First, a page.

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SEOUL — Several high-ranking U.S. military officials, including U.S. Forces Korea Commander Gen. Leon LaPorte, offered condolences Saturday to the family of the woman killed when she was hit by an 8th Army truck Friday afternoon.

LaPorte also directed a peninsulawide safety stand down, in which commanders “will stop non-emergency services and training to review safety procedures, discuss existing measures, and develop improved procedures to prevent vehicular accidents,” according to a USFK statement released late Saturday afternoon.

Early Saturday, Maj. Gen. George A. Higgins, 2nd Infantry Division commander, met with Yangu City Mayor Im Chung-bin, according to 8th Army officials. Higgins and South Korean army Maj. Gen. Jan Kwang-il, commander of the 26th Infantry Division, also visited a mourning room in the hospital to meet the deceased woman’s family.

An 8th Army spokesman said Higgins “shared a moment” with family members. The woman, whom funeral home officials identified as Kim Myung-ja, was pulling a yogurt cart on Yangu’s Peace Street at the time of the accident, police officials said Friday.

Higgins also provided the family with the initial solatium payment, said 8th Army spokesman Lt. Col. Thomas Budzyna. He could not provide the amount given to the family. A solatium traditionally expresses remorse, but not guilt.

LaPorte, accompanied by Combined Forces Command deputy commander Gen. Lee Hee-won, also visited the family Saturday, according to military officials.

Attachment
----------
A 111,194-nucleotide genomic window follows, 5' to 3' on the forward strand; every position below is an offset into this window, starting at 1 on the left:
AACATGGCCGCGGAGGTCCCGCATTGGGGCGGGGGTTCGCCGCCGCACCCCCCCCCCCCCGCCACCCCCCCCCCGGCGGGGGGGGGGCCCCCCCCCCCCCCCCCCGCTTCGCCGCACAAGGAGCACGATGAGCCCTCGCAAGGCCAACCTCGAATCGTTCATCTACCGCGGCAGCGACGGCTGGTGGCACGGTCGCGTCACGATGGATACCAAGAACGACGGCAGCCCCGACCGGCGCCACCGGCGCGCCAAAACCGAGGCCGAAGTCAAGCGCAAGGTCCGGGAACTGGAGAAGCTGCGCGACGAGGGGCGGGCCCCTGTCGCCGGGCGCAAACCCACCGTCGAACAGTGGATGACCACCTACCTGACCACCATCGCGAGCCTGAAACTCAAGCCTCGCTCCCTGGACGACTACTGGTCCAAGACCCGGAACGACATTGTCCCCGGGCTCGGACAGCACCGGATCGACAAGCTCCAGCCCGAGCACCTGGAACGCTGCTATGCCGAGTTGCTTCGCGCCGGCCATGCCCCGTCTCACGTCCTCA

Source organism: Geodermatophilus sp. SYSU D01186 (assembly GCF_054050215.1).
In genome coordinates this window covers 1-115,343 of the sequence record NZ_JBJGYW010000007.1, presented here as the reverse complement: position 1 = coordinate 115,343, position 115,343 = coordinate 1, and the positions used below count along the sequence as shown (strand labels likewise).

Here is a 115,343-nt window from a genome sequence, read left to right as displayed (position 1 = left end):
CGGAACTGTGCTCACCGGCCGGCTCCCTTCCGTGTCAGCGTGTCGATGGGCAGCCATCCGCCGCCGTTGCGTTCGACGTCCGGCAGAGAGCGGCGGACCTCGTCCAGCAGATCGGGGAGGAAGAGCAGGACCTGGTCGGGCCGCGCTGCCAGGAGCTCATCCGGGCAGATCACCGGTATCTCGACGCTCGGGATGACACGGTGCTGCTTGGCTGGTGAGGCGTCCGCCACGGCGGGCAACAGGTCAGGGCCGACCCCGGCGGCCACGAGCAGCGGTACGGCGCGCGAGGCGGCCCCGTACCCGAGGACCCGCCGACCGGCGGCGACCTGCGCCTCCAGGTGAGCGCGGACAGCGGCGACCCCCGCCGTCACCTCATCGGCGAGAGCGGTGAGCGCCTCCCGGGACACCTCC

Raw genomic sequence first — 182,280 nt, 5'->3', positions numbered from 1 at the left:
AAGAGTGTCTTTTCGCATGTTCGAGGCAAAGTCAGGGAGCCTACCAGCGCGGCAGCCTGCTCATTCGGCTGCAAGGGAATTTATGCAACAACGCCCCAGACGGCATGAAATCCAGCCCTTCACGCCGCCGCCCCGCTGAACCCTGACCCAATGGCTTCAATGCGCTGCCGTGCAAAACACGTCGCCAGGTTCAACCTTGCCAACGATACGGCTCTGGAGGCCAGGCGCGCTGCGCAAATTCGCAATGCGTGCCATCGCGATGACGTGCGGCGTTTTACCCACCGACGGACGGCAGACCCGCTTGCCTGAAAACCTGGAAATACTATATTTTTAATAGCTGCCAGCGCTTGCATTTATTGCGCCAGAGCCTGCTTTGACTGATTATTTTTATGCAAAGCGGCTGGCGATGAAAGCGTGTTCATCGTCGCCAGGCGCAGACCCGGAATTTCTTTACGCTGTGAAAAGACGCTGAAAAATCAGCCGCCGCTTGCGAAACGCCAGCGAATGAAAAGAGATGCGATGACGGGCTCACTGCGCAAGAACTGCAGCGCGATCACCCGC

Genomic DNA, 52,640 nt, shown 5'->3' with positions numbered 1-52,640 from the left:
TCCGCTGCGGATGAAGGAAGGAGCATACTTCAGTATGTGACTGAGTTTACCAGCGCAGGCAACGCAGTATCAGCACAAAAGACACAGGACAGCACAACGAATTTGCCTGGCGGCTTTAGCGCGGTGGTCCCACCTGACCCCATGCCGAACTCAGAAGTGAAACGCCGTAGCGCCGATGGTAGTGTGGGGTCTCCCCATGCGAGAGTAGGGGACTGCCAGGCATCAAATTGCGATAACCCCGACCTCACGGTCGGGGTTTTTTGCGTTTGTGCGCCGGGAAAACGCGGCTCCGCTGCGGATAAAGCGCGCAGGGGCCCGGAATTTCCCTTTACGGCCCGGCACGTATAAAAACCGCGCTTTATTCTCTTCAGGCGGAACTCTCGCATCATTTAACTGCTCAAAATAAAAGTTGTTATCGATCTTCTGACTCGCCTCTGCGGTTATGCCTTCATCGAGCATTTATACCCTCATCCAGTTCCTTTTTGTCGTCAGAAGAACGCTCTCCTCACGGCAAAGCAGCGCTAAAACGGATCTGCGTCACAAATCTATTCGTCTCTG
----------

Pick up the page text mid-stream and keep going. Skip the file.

Budzyna said “both” soldiers involved in the accident are with their unit and that the military is cooperating with the South Korean investigation. Police officials said Saturday that they had questioned one soldier, 19-year-old Pfc. Jeff Bryant. U.S. officials have not released any names in connection with the accident.

“During the past three years USFK has made a great effort to improve all aspects of safety in our military operations, particularly those events directly impacting on our Korean neighbors,” stated Saturday’s command release.

At a White House press conference Friday with South Korean President Roh Moo-hyun, President Bush opened his remarks with condolences for the woman’s family.

“We send our deepest sympathies … ,” Bush said, according to a White House transcript. “And, Mr. President, I just want you to know our hearts are sad as a result of this incident.”

Roh responded by thanking Bush for “your warm message of condolence regarding the unfortunate incident involving U.S. Forces Korea.”

In June 2002, soldiers in an armored vehicle crushed two 13-year-old South Korean girls as they were walking along a road near a 2nd Infantry Division training area. The accident prompted violent demonstrations across the peninsula, with protesters calling for the complete withdrawal of U.S. forces from South Korea and a revision of the Status of Forces Agreement. Violence peaked late in 2002, when the two soldiers were acquitted in separate courts-martial and returned to the United States.

American and South Korean officials formed a group to study operational safety and its recommendations were adopted May 30, 2003, according to Saturday’s release. These included improving local roads, limiting the number of large armored vehicle movements on public roads and improving the process for notifying local police and government officials when needed.

Hwang Hae-rym contributed to this report.


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